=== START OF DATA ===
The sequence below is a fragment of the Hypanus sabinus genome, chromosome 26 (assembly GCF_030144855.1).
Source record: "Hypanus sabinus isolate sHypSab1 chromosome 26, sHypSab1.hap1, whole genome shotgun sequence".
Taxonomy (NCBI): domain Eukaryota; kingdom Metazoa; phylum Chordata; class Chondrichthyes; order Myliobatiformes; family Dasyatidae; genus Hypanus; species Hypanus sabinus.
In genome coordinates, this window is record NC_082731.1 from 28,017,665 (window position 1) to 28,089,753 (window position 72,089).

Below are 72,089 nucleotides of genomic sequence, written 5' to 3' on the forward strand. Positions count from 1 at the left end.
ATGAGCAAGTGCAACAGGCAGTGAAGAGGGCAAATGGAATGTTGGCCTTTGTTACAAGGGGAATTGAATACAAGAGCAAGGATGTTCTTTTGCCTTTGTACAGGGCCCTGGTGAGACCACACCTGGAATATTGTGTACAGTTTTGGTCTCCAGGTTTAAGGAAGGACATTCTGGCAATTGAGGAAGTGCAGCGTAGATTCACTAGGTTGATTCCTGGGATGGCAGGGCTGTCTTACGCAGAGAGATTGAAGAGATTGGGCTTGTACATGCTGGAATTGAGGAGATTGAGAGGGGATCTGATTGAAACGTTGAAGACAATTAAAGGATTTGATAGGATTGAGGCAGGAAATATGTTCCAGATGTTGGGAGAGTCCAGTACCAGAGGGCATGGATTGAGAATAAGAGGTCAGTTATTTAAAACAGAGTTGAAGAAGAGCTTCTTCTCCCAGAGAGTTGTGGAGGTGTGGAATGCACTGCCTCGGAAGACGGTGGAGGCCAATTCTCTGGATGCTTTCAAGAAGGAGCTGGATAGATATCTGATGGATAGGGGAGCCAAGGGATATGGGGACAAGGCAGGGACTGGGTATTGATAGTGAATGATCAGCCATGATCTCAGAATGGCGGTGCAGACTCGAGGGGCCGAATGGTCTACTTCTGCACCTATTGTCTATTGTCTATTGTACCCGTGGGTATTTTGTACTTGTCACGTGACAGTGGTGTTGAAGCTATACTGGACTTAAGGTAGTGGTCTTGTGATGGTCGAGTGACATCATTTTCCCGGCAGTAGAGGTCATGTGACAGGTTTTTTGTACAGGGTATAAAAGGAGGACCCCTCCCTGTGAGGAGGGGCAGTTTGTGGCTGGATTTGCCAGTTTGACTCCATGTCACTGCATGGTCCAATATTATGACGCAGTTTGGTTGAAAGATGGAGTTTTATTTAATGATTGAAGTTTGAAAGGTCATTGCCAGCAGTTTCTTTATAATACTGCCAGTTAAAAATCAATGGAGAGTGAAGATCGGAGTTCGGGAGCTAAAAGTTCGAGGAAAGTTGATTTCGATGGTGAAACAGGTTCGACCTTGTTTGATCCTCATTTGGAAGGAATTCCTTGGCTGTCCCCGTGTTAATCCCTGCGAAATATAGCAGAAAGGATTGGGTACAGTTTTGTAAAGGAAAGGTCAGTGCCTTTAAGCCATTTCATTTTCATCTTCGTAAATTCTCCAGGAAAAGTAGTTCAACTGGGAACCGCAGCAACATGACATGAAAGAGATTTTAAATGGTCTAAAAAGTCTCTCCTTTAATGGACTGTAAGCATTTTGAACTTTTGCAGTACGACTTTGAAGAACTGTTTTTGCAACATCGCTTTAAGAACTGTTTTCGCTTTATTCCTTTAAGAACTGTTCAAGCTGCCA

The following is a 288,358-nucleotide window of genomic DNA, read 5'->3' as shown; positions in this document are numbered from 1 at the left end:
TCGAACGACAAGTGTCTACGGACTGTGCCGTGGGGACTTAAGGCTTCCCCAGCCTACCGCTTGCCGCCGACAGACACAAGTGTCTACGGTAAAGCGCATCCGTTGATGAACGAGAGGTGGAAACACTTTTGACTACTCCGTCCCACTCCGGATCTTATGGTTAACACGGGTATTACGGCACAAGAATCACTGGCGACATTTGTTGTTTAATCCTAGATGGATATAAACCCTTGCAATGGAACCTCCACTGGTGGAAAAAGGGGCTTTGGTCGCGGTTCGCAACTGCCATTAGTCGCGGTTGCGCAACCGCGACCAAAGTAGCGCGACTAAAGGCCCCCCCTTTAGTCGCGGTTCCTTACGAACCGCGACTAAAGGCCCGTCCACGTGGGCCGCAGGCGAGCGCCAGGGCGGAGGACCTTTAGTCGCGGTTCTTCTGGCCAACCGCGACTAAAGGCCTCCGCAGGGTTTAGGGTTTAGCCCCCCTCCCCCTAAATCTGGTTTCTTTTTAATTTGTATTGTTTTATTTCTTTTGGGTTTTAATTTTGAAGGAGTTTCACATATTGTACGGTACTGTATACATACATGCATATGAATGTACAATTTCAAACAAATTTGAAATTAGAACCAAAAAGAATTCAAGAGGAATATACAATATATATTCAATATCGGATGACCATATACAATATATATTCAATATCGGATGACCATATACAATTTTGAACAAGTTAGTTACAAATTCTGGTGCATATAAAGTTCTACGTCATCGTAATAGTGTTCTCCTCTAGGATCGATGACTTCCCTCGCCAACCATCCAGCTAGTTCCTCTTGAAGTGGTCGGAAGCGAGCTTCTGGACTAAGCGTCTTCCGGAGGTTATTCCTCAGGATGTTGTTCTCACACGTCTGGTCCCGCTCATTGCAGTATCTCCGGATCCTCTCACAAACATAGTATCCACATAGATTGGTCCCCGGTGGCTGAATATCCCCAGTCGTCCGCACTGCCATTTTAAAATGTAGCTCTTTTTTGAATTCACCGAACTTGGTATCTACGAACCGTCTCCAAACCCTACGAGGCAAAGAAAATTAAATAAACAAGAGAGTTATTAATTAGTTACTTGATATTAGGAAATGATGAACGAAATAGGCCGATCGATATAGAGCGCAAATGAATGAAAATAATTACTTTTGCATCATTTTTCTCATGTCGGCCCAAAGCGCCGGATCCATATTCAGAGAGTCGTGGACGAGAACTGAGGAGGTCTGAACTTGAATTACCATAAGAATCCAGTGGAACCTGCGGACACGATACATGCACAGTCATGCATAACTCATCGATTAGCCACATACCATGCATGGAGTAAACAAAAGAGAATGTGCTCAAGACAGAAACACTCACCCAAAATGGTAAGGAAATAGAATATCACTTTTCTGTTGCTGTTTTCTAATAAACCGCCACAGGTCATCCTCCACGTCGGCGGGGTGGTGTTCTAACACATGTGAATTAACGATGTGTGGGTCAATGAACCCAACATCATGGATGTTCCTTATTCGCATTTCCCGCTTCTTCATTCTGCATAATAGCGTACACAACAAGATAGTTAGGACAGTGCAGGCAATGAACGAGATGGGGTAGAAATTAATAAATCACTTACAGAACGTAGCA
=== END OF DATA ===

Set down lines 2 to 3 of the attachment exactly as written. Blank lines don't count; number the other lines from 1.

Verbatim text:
Source record: "Hypanus sabinus isolate sHypSab1 chromosome 26, sHypSab1.hap1, whole genome shotgun sequence".
Taxonomy (NCBI): domain Eukaryota; kingdom Metazoa; phylum Chordata; class Chondrichthyes; order Myliobatiformes; family Dasyatidae; genus Hypanus; species Hypanus sabinus.